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While sex reassignment surgery can function as a vehicle of trans agency asthma symptoms in toddlers buy 100mcg albuterol, it can also be deployed to police nonnormative trans bodies that transgress and challenge gender and sexual normativity asthma treatment meds buy albuterol online now. This is most evident in social policies requiring sex reassignment surgery for a legal change of sex on identification documents definition of asthma gina discount albuterol 100mcg free shipping, for example asthma for kids albuterol 100 mcg generic, or bureaucratic rules making sterilization mandatory for gender transitioning. A biopolitical analysis emphasizes how these mandates are part of a larger administrative apparatus of managing bodies and their productive and reproductive capacities for state interests. Pregnant men, men with breasts, and females with penises all unhinge the sex/gender binary and heterosexuality as socially engineered contrivances, while bureaucracies are erected to reel these transgressive bodies back in for biopolitical management. Despite the attempt at containing trans bodies, many people still find ways (depending on their economic and political situation) to circumvent the system and exercise some modicum of control of their transition trajectory. Cotten is an associate professor of gender studies at California State University, Stanislaus. His areas of research are in transgender surgery and medicine and transgender identities in Africa and the Diaspora. His latest book is Hung Jury: Testimonies of Genital Surgery by Transsexual Men (2012). Following these guidelines, medical professionals approved surgery or hormones for clients fitting the standardized criteria and expected these clients to eventually eliminate all references to their former gendered lives and fully assimilate into a normatively gendered world (see Stone 1991; Califia 2003). Thus two major forms of surveillance operate through medical and psychiatric institutions: first, the monitoring of individuals in terms of their ability to conform to a particular medicalized understanding of transgender identity; and second, the expectation that medical transition should enable those individuals to withstand any scrutiny that would reveal their transgender status. These forms of surveillance also reach beyond medical contexts to influence law, policy, and social relations. For instance, legal changes of gender on identification documents typically rely on medical evidence as proof of gender identity, and the data collected as part of these legal processes (along with any form requiring one to identify as a specific gender) form a paper trail through which state agencies may track, assess, and manage transgender people. Similarly, the policing of gendered spaces ranging from public bathrooms to homeless shelters disproportionately affects gender-nonconforming people (Spade 2011). And representations of transgender people in popular media such as police dramas and daytime talk shows often encourage viewers to uncover gendered truths by scrutinizing certain bodies and identities. All of these practices reinforce the discursive and material links between the category transgender and various forms of surveillance, from the systemic to the quotidian. But transgender people, particularly trans people of color, poor trans people, trans youth, and trans immigrants, are especially targeted by such scrutiny because they are more likely to have inconsistent identification documents. Related security measures, including increased restrictions on immigration and asylum, new forms of state scrutiny of those perceived to be undocumented immigrants, and the implementation of x-ray scanning technologies in airports and prisons typically do not cite explicit concerns with transgender populations. But because these policing practices are often concerned with individuals who appear to be fraudulent or deceptive, gender-nonconforming people-culturally constructed as concealing something-disproportionately feel their effects. Even while surveillance mechanisms discipline transgender people, the very efforts made to police and manage gender nonconformity reveal productive contradictions and fissures in surveillance practices. By seemingly displacing gender regulation onto only transgender people, nontransgender bodies and identities appear both naturally gender normative and free from scrutiny. Yet the difficulty these systems encounter in trying to classify gender-nonconforming people demonstrates how regulatory norms of gender affect all bodies and identities by enforcing categories that are made to seem natural. Standards of Care: the Hormonal and Surgical Sex Reassignment of Gender Dysphoric Persons. Symbolic violence refers to the almost unconscious, internalized modes of cultural of social domination (Bourdieu 1991). Heteronormativity refers to a system in which sexual conduct and kinship relations are organized in such a way that a specific form of heterosexuality becomes the culturally accepted ``natural' order. Thus biological sex, sexuality, gender identity and expression and normative gender roles are aligned in such a way that a dominant view on sexual and gender relations, identities, and expressions is produced. The forms of resistance to the effects of heteronormativity can likewise be located on a sliding scale of subversion. The forms of subversion range from struggles for sexual rights (political struggles for legal reform and social policies) to material (economic) resistance and to symbolic forms of subversion. Symbolic subversion extends from self-defeating strategies, via various forms of adaptation, to more or less public forms of rebellion. Just as cultural and religious norms determine the particular construct of heteronormativity in a given society, they also shape the salience of particular types of resistance and make certain forms of subversion intelligible.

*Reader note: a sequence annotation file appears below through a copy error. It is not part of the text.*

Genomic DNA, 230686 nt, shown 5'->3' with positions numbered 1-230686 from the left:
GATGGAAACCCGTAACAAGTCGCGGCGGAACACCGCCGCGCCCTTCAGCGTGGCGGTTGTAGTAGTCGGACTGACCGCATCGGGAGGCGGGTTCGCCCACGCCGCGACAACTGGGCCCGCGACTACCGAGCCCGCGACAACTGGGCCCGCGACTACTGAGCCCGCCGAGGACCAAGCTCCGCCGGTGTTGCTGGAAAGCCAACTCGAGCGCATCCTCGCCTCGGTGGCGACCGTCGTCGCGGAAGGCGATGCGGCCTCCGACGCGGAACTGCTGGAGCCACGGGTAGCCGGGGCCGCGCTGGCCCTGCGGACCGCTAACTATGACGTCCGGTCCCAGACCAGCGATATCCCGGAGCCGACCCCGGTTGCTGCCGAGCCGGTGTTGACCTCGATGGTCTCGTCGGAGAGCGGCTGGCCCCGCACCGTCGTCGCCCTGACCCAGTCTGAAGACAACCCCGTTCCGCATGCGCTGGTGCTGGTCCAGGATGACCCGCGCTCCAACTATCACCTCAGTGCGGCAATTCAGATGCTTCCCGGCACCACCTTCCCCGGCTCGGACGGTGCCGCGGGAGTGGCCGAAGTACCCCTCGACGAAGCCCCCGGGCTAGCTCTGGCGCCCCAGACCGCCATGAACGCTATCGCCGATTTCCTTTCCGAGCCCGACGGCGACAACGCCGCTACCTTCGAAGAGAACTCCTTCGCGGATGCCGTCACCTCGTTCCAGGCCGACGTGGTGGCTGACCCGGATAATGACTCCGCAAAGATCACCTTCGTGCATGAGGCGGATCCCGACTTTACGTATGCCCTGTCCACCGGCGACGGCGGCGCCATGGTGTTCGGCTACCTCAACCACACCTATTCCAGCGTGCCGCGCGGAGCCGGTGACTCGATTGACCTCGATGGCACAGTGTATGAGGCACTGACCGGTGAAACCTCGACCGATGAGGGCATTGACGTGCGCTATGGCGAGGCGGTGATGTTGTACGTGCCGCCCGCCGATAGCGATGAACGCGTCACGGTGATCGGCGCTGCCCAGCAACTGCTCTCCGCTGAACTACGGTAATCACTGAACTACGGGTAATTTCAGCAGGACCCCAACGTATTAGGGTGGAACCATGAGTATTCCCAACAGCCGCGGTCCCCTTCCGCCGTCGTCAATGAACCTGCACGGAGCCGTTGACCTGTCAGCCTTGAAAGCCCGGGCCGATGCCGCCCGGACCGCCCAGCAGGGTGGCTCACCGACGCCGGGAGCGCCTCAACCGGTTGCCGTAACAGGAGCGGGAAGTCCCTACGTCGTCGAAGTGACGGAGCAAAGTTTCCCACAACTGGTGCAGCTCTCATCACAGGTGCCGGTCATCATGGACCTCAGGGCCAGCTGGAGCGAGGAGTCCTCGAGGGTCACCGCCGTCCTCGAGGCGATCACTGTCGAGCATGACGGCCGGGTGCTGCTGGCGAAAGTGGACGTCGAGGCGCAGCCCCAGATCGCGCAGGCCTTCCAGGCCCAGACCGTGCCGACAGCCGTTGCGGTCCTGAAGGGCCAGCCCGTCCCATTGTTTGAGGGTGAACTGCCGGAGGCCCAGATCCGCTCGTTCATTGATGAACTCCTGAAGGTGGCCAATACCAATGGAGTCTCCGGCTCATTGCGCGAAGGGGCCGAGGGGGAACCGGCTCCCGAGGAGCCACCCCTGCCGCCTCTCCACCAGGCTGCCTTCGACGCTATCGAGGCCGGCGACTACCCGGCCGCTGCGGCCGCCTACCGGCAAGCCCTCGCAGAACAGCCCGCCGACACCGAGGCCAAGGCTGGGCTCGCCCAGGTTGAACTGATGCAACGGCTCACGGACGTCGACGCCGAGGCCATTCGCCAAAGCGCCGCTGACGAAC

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The story of Xie Jianshun helps illuminate the broader contours of sinophone culture asthma treatment delhi generic albuterol 100mcg without prescription, because its epistemological and historical underpinnings are rooted outside ``China' as conceived in a narrow geopolitical sense asthma treatment at hospital 100 mcg albuterol mastercard. Tracing the dispersed circuits of knowledge that condensed in the public representations of Xie Jianshun allows us to see the ``Chinese Christine' not as a cheap knock-off of a Western original but rather as a figure through which to read inter- and intra-Asian regional dynamics and conditions of subjectivity asthma prevention order albuterol 100mcg without a prescription. He is the editor of Transgender China (2012) asthma uri purchase albuterol 100mcg line, Queer Sinophone Cultures (2013, with Ari Larissa Heinrich), Psychiatry and Chinese History (forthcoming), and Historical Epistemology and the Making of Modern Chinese Medicine (forthcoming). He is currently working on a manuscript tentatively titled ``Sex Changed China: Science, Medicine, and Visions of Transformation. The aim of the event was to articulate the diverse ways in which all bodies-not simply those that are tattooed or those that have undergone some sort of transformative surgical procedure-are always already modified. One of the keynote speakers at the conference was Susan Stryker, whose work in the field of transgender studies problematized the ``common-sense' understanding of technology, which, at the time, underpinned the dominant model of the transsexual body as either requiring or having undergone technological intervention. Following the conference, Stryker and her colleagues at Macquarie coined the term somatechnics in an attempt to highlight what they saw ґ as the inextricability of soma and techne, of the body (as a culturally intelligible construct) and the techniques (dispositifs and hard technologies) in and through which corporealities are formed and transformed. From the outset, then, somatechnics has addressed and been shaped by transgender issues, and this connection was explicitly articulated at the Transsomatechnics conference held at Simon Fraser University in 2008. Rather, technes are the dynamic means in and through which corporealities are crafted: that is, continuously engendered in relation to others and to a world. What we see here, then, is ґ a chiasmatic interdependence of soma and techne: of bodily being (or corporealities) as always already technologized and technologies (which are never simply ``machinic') as always already enfleshed. Anna Munster nicely articulates this vision when she writes that technologies are ``always in a dynamic relation to the matter which gives [them their] substance and to the other machines -aesthetic, social, economic-which substantiate [them] as. To put it slightly differently, the categories of being that are integral to our (un) becoming-with, and the orientation(s) that shape them, are somatechnological (rather than simply natural or cultural, internal or external to us, enabling or oppressive). For example, transgender, like forms of bodily being commonly presumed not to be technologically produced, is a heterogeneous somatechnological construct that comes to matter in contextually specific ways and in relation to other discursive formations. In making this claim, I am not suggesting that modes and practices of embodiment (such as those we call transgender) are not ``real. Given this, the primary aim of somatechnics as a critical orientation is-at least as I understand it-to queer orderability by bringing to light the operations of power, the soma-techno-logic, that constitute(s) (un)becoming-with in situated ways. The history of Western thought is, as Elizabeth Grosz and others have argued, subtended by ``a profound somatophobia' (1994: 1). From the ancient Greeks, to Enlightenment thinkers (Descartes, Rousseau, Kant, Hobbes), to the common-sense fictions that shape contemporary life, the body has been conceived (and thus constituted) as a natural, biological entity, the fleshly shell of a soul, a self, and/or a mind that is superior to it. Given its status as both prison and property, the brute matter of the body (as object) is constituted in and through this particular imaginary as that which the subject must transcend, transform, master, and/or shape, and nowhere is this more apparent than in autobiographical transsexual narratives published in the west in the twentieth century. There have, of course, been various challenges posed, particularly from the midtwentieth century on, to the kind of determinism associated with this model of Downloaded from read. This ontological tendency is apparent, for example, in accounts of selfhood (often found in discussions of transgender) that rely on a presumed distinction between sex and gender-the idea that the sexed body is a natural biological substrate onto which contextually specific (that is, culturally determined) attributes, roles, and capacities are imposed -as well as in dominant conceptions of, and debates about, technology. Technology, claimed Martin Heidegger in his influential essay, ``The Question Concerning Technology,' is commonly conceived both as a human activity and as a means to an end. The effect of this instrumentalist conception is that debates about technology tend to revolve around ``our manipulating technology in the proper manner as a means' ([1954] 1977: 5). Little has changed, it seems, in the sixty years since Heidegger first made these claims, and this is clear if one looks at accounts of so-called gender reassignment surgeries. In brief, such practices are framed by some as medical treatments that will enhance the lives of those who undergo them, while others have argued that such practices are (for a variety of reasons) unethical and/or immoral; that they constitute a misuse of technology. Some argue that individuals have a right to bodily self-determination, and others argue (variously) that such a right, if it exists, is never absolute and that therefore the use of technologies that (re)shape the body requires strict regulation. Despite the differences of opinion expressed in these claims, what they share is an instrumentalist view of technology, one in which technology is (constituted as) an object external to and manipulable by the subject(s) who deploy it to their own ends (whether those ends be a sense of bodily integrity, the fulfilment of a religious obligation, the construction of the self as altruistic, appropriately professional, morally responsible, or whatever). Indeed, each is subtended by a will to mastery which, Heidegger and Foucault would argue, is itself technological. Technology, suggests Heidegger in his critique of instrumentalist logic, is less a thing that is external to the self than an orientation, a way of thinking/knowing/ seeing that brings forth (or engenders, shapes, and ``orders') being, or, more accurately, (un)becoming. Technology, then, is at once the (contextually specific) means by which we order the world and the ways of thinking/knowing/seeing that precede us and make us be(come). Somatechnics adds another (heterogeneous) voice to these attempts to think otherwise, but it does so from the possibly unique position of having always already been shaped by trans*. Nikki Sullivan is an associate professor of critical and cultural studies in the Department of Media, Music, Communication, and Cultural Studies at Macquarie University.